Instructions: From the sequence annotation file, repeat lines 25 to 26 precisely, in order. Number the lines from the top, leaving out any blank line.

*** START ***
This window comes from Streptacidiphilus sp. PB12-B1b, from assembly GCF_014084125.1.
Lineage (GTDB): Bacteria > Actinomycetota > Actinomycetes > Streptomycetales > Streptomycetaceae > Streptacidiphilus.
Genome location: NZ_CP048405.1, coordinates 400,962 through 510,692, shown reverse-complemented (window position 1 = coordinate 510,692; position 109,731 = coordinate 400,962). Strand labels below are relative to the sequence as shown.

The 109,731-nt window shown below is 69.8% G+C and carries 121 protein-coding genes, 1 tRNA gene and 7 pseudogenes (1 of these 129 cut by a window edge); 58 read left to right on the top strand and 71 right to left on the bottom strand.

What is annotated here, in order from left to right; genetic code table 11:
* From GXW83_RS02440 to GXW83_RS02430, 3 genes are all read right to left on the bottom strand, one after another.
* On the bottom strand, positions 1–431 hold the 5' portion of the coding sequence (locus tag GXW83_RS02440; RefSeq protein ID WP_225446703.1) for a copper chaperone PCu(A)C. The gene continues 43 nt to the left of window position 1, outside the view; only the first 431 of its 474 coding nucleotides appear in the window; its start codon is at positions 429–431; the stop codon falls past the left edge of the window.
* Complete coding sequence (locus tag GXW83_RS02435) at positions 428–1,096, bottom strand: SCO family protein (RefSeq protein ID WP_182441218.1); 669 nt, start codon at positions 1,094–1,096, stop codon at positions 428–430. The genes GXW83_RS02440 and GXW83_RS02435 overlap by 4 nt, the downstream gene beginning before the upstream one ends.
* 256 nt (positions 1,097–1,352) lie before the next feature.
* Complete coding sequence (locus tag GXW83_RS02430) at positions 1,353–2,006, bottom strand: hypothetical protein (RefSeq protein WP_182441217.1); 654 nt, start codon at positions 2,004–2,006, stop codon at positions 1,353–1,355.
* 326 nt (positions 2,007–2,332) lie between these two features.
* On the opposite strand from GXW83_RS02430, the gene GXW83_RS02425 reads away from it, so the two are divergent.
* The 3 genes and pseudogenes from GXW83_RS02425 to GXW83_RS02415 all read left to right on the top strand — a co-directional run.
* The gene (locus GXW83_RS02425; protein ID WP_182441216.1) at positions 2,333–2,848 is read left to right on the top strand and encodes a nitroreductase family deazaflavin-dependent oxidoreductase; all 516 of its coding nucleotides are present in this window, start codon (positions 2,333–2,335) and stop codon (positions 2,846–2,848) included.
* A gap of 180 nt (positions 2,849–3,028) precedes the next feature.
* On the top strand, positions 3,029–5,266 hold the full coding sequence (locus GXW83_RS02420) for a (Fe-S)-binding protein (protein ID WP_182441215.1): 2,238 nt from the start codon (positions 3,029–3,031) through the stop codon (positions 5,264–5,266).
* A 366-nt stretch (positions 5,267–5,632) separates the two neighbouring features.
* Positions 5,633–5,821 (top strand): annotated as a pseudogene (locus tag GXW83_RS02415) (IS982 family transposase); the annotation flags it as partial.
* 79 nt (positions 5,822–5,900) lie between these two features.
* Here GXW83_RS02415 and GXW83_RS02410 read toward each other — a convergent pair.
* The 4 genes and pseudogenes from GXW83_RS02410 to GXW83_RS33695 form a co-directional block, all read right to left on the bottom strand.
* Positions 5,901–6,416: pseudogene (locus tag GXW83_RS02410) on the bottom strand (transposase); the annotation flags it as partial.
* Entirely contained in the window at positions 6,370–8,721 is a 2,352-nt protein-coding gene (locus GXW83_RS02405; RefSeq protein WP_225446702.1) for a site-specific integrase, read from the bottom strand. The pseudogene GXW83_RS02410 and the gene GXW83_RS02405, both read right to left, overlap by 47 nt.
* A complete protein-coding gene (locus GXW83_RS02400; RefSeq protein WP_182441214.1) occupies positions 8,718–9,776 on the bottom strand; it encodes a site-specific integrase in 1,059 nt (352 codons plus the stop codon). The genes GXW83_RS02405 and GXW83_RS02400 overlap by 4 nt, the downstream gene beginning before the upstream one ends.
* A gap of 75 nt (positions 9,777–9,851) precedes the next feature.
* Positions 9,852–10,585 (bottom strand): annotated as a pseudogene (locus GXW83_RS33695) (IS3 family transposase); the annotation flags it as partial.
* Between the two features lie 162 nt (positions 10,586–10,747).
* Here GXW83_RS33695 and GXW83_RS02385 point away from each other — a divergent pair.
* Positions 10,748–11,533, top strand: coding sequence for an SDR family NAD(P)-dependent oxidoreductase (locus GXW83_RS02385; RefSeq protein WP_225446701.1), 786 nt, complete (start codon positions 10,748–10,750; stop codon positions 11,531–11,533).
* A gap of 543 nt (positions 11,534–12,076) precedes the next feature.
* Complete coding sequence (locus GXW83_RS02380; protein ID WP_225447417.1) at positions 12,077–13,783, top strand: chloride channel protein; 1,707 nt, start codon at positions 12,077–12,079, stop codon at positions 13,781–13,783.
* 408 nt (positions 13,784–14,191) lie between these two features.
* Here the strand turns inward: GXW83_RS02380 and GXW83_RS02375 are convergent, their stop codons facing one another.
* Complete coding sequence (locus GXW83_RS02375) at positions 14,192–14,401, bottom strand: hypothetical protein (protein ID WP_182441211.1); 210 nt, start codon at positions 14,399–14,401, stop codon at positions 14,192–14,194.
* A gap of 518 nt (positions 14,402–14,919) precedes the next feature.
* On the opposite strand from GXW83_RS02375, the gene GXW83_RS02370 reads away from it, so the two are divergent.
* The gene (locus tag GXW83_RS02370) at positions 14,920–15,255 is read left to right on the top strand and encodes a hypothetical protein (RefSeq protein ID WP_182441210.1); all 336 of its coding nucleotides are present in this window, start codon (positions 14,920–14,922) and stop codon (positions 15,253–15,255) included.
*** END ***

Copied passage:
* A gap of 75 nt (positions 9,777–9,851) precedes the next feature.
* Positions 9,852–10,585 (bottom strand): annotated as a pseudogene (locus GXW83_RS33695) (IS3 family transposase); the annotation flags it as partial.